It wasn’t till the end of 2009 that I returned, with Neil Challands amongst others. He had a newer map which named the spur beyond the hut to .812 ‘Jackatoo Spur’, and on the assumption that it wouldn’t have a name if it wasn’t used, we tried it (no. 3 on map). Animals had so eaten out the undergrowth that there were no problems, but old saw cuts showed the ridge had had human use too. From .812 to .850, a slasher had recently been used – possibly on the way to Mt Barton. The ridge south to Mangatoetoe we could tell had been cleared once but was overgrown. Again, the lateness of the hour made us turn back. At .812, Neil suggested that the slashed route might come up from the saddle (and hut) to the NW, and we successfully followed pink ribbons down an otherwise featureless face to the hut – which had a metalled road leading to it! Presumably that comes over from the Otakaha. And the route we’d come down indicates that some serious hunting still goes on.

The scene was set for a final venture. On 9 November this year, another M/F trip was scheduled. Weather was uncertain. It rained hard driving down towards Lake Ferry, but was looking up at the Mangatoetoe car park. (In fact it rained only briefly later on, but the undergrowth was very wet.) The stream above the hut has been seriously washed out (by the February 2004 downpour especially but more recently too), and the large fresh boulders make for harder going, but it is still quite manageable. At the same time, scrub has grown significantly in the last ten years. In the TL branch above the top forks (no. 4 on map) we soon came to the first cascading waterfall, and rather than push through scrub on its TL to get round it, we decided to head for the spur we wanted on the other side – and found that animals had got there first, for we were soon on a well worn trail. Bending silver fern leaves over to help if we had to come back the same way, we reached the crest of the spur and found a large old blaze painted red – a clear sign to get off the spur and avoid the trouble I’d earlier had further down.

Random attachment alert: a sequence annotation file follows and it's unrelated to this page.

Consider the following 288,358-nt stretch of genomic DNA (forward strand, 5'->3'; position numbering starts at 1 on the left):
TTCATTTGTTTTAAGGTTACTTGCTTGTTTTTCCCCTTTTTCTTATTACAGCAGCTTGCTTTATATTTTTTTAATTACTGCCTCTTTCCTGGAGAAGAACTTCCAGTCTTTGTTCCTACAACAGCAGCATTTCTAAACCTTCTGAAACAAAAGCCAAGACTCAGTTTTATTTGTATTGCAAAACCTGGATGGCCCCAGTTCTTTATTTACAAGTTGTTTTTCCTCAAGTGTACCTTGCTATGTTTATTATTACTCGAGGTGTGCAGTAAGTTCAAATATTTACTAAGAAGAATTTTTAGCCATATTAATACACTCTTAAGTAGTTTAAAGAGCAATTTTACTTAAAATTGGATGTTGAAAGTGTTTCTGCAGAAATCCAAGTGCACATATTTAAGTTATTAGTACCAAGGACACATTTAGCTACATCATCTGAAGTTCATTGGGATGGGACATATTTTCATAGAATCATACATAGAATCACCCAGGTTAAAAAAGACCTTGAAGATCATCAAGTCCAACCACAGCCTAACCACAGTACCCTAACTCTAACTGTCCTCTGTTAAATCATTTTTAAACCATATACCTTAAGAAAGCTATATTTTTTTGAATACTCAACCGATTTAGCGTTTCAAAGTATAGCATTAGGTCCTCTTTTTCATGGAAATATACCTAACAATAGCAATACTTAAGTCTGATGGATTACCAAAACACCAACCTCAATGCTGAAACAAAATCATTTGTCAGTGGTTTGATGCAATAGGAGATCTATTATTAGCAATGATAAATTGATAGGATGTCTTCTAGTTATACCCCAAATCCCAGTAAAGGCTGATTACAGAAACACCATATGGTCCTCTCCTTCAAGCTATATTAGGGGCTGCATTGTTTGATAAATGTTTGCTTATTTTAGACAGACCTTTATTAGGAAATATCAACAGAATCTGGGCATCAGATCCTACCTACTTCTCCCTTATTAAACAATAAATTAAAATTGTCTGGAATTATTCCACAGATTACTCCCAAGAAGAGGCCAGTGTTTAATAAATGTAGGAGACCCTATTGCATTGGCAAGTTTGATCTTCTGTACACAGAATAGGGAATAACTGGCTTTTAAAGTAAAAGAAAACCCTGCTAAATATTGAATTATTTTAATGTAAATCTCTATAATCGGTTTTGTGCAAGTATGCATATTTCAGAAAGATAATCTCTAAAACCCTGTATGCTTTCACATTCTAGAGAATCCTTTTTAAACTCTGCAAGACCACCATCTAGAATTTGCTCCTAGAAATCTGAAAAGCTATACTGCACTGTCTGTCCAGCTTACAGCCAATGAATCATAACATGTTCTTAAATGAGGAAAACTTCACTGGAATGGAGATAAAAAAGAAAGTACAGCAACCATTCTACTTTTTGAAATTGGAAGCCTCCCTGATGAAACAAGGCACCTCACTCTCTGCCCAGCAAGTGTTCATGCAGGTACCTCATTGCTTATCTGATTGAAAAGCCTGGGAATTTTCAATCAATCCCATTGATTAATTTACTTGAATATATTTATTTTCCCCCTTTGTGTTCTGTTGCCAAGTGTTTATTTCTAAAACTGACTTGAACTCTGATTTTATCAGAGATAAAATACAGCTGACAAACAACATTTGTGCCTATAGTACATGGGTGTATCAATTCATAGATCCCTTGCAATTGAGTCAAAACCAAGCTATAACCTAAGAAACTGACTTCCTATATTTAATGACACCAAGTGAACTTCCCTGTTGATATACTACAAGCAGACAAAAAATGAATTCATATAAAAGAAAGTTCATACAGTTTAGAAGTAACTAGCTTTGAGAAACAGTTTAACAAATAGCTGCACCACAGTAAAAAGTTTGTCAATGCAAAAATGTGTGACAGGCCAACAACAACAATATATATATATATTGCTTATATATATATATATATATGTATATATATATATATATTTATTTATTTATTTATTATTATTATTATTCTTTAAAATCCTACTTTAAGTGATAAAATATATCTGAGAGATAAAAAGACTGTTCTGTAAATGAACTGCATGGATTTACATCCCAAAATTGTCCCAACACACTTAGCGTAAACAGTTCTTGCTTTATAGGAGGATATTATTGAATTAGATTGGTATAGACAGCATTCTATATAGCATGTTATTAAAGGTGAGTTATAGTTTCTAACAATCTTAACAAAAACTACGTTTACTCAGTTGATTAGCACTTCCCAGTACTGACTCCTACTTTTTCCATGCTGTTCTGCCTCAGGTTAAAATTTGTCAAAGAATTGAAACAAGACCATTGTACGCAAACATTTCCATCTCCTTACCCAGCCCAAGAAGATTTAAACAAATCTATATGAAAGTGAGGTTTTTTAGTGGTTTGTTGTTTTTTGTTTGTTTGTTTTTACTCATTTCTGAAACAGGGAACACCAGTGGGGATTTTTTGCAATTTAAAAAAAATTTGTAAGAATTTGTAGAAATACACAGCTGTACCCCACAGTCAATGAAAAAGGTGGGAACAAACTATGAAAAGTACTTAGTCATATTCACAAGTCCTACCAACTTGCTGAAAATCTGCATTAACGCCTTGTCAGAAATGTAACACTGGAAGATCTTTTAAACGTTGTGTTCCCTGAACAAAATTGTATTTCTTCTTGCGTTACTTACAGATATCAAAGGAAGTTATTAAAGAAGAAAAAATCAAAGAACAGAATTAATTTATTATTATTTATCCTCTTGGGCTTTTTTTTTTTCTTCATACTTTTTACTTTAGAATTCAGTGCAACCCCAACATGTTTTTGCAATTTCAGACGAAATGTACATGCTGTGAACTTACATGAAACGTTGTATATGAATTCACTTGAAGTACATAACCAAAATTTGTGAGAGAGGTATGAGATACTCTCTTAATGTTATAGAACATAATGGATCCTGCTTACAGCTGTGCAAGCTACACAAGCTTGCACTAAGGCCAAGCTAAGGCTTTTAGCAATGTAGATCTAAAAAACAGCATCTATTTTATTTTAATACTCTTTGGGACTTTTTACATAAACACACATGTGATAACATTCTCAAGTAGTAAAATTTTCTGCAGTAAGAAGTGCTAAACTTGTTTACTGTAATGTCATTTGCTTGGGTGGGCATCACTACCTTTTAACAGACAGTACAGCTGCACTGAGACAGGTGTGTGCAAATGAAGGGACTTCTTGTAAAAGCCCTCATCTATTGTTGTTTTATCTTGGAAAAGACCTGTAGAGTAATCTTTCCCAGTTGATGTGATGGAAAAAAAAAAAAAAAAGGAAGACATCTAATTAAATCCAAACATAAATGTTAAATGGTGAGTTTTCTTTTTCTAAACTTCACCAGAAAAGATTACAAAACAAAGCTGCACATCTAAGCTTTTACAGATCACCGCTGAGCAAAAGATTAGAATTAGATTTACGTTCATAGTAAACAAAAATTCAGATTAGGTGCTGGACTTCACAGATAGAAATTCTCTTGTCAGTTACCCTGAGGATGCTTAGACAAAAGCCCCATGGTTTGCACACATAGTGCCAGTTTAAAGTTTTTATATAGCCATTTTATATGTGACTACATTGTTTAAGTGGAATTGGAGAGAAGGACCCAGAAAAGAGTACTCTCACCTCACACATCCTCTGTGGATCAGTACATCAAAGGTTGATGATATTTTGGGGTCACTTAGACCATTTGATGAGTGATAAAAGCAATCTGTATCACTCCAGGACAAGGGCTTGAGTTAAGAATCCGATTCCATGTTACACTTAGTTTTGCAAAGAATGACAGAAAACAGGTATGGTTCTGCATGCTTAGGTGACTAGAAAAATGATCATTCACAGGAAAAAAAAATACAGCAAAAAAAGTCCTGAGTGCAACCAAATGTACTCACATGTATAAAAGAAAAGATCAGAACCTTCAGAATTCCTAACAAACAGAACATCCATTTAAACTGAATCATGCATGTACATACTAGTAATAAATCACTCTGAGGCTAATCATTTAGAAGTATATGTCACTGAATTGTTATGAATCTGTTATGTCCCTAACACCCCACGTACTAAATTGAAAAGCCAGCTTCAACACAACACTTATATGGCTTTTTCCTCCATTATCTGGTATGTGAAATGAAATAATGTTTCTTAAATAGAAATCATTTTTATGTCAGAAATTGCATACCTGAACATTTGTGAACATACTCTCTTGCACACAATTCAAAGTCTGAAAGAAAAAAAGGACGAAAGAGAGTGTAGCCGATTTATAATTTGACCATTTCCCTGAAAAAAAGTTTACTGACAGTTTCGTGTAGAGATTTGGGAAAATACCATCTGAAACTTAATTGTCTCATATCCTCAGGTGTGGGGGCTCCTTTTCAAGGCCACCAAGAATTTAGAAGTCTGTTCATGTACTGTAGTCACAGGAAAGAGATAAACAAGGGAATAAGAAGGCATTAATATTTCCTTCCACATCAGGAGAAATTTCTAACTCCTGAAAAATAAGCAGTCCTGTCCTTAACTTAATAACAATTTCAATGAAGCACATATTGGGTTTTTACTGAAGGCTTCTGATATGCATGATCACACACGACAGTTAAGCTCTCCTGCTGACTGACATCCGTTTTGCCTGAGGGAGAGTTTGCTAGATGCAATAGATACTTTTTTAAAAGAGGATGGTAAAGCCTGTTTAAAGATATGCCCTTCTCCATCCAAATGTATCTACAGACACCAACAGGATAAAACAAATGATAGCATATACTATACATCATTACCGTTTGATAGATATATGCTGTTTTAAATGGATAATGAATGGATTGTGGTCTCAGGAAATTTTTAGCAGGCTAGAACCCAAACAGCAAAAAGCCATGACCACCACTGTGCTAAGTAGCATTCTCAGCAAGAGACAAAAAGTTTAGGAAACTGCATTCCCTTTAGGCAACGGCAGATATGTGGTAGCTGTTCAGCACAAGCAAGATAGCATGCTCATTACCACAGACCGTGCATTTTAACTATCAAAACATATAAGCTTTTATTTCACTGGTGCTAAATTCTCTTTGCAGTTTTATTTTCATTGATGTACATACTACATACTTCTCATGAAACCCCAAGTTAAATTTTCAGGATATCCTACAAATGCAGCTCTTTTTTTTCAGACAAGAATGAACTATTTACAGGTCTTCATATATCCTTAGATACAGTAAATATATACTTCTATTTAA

And from there on up, travel was good, a route cleared once by man and maintained by animals. Only near the top, where ribs of bare rock emerged from the bush, did it falter, but we were soon back on a track coming south along the main divide, the one I’d been on with Neil two years ago. Beware: we saw no indication of a track junction. Coming back down, it would be very easy to continue unawares along the main divide. After a small saddle, and a patch of Celmisias Lynne Pomare had told us to watch for under the trees, the last 30 metres or so is out in the open. There is a small telecommunication post and a scarily small helicopter pad on top. It was 2 pm: we had taken nearly five hours including lunch, and the brisk breeze was chilling in our damp gear. The mist made it impossible to check out other routes off the top. Franz and his brother had over twenty years earlier been down the south spur some way before they dropped into the Little Mangatoetoe, but I suspect the scrub is much taller and thicker now: that certainly seemed the case even eleven years back. More promising is access from the Waitetuna Valley in the east, for good beech forest starts off down that slope at the top. Another time. Meanwhile, we returned the way we’d come, knocking half an hour off our time to make a nine hour day. And as I turned on the ignition, the first fat drops of the promised southerly change hit the windscreen. JT

Party members
Colin Cook, Ken Fraser, John Thomson (leader and scribe), Bill Wheeler.

Page last modified on 2011 Dec 20 08:23